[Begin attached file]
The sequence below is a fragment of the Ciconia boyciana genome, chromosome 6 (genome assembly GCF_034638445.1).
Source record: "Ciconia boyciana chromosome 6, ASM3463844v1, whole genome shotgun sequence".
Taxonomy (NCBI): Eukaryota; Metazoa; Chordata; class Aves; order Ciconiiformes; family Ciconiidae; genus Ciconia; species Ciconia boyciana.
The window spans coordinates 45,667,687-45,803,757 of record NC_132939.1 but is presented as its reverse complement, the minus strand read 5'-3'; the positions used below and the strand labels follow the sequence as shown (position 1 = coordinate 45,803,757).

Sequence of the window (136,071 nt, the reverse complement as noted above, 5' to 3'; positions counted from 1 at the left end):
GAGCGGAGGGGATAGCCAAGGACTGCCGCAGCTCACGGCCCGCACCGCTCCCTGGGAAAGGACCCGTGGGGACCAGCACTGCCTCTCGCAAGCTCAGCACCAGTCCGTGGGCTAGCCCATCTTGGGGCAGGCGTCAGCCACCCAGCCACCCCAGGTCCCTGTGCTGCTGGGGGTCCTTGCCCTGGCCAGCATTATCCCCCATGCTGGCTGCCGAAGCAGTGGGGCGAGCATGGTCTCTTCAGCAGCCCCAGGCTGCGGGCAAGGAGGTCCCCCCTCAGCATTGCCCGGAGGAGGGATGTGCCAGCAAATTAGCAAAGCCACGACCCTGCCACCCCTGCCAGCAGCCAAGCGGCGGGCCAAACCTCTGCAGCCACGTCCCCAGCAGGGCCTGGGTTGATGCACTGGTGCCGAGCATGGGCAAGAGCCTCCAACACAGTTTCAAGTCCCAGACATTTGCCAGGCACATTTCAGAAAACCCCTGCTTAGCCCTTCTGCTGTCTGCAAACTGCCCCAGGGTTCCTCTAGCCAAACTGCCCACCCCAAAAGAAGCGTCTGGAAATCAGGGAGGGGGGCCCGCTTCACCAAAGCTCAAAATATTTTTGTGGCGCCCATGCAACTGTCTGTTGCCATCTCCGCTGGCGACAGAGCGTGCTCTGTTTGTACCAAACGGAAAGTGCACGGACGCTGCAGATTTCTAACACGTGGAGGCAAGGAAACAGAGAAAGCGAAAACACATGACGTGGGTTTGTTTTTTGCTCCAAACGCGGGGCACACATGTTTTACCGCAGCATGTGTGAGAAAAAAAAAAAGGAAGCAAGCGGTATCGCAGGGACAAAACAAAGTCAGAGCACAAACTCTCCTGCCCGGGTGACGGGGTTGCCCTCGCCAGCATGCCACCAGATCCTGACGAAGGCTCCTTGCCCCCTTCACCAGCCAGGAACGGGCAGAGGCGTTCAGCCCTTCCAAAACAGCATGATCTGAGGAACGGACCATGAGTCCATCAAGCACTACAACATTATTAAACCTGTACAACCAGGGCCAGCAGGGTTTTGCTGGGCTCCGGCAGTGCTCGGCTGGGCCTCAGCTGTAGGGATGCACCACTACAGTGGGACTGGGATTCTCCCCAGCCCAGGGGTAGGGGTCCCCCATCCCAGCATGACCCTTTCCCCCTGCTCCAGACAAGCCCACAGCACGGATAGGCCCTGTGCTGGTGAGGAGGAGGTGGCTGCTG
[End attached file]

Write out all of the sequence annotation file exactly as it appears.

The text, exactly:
The sequence below is a fragment of the Ciconia boyciana genome, chromosome 6 (genome assembly GCF_034638445.1).
Source record: "Ciconia boyciana chromosome 6, ASM3463844v1, whole genome shotgun sequence".
Taxonomy (NCBI): Eukaryota; Metazoa; Chordata; class Aves; order Ciconiiformes; family Ciconiidae; genus Ciconia; species Ciconia boyciana.
The window spans coordinates 45,667,687-45,803,757 of record NC_132939.1 but is presented as its reverse complement, the minus strand read 5'-3'; the positions used below and the strand labels follow the sequence as shown (position 1 = coordinate 45,803,757).

Sequence of the window (136,071 nt, the reverse complement as noted above, 5' to 3'; positions counted from 1 at the left end):
GAGCGGAGGGGATAGCCAAGGACTGCCGCAGCTCACGGCCCGCACCGCTCCCTGGGAAAGGACCCGTGGGGACCAGCACTGCCTCTCGCAAGCTCAGCACCAGTCCGTGGGCTAGCCCATCTTGGGGCAGGCGTCAGCCACCCAGCCACCCCAGGTCCCTGTGCTGCTGGGGGTCCTTGCCCTGGCCAGCATTATCCCCCATGCTGGCTGCCGAAGCAGTGGGGCGAGCATGGTCTCTTCAGCAGCCCCAGGCTGCGGGCAAGGAGGTCCCCCCTCAGCATTGCCCGGAGGAGGGATGTGCCAGCAAATTAGCAAAGCCACGACCCTGCCACCCCTGCCAGCAGCCAAGCGGCGGGCCAAACCTCTGCAGCCACGTCCCCAGCAGGGCCTGGGTTGATGCACTGGTGCCGAGCATGGGCAAGAGCCTCCAACACAGTTTCAAGTCCCAGACATTTGCCAGGCACATTTCAGAAAACCCCTGCTTAGCCCTTCTGCTGTCTGCAAACTGCCCCAGGGTTCCTCTAGCCAAACTGCCCACCCCAAAAGAAGCGTCTGGAAATCAGGGAGGGGGGCCCGCTTCACCAAAGCTCAAAATATTTTTGTGGCGCCCATGCAACTGTCTGTTGCCATCTCCGCTGGCGACAGAGCGTGCTCTGTTTGTACCAAACGGAAAGTGCACGGACGCTGCAGATTTCTAACACGTGGAGGCAAGGAAACAGAGAAAGCGAAAACACATGACGTGGGTTTGTTTTTTGCTCCAAACGCGGGGCACACATGTTTTACCGCAGCATGTGTGAGAAAAAAAAAAAGGAAGCAAGCGGTATCGCAGGGACAAAACAAAGTCAGAGCACAAACTCTCCTGCCCGGGTGACGGGGTTGCCCTCGCCAGCATGCCACCAGATCCTGACGAAGGCTCCTTGCCCCCTTCACCAGCCAGGAACGGGCAGAGGCGTTCAGCCCTTCCAAAACAGCATGATCTGAGGAACGGACCATGAGTCCATCAAGCACTACAACATTATTAAACCTGTACAACCAGGGCCAGCAGGGTTTTGCTGGGCTCCGGCAGTGCTCGGCTGGGCCTCAGCTGTAGGGATGCACCACTACAGTGGGACTGGGATTCTCCCCAGCCCAGGGGTAGGGGTCCCCCATCCCAGCATGACCCTTTCCCCCTGCTCCAGACAAGCCCACAGCACGGATAGGCCCTGTGCTGGTGAGGAGGAGGTGGCTGCTG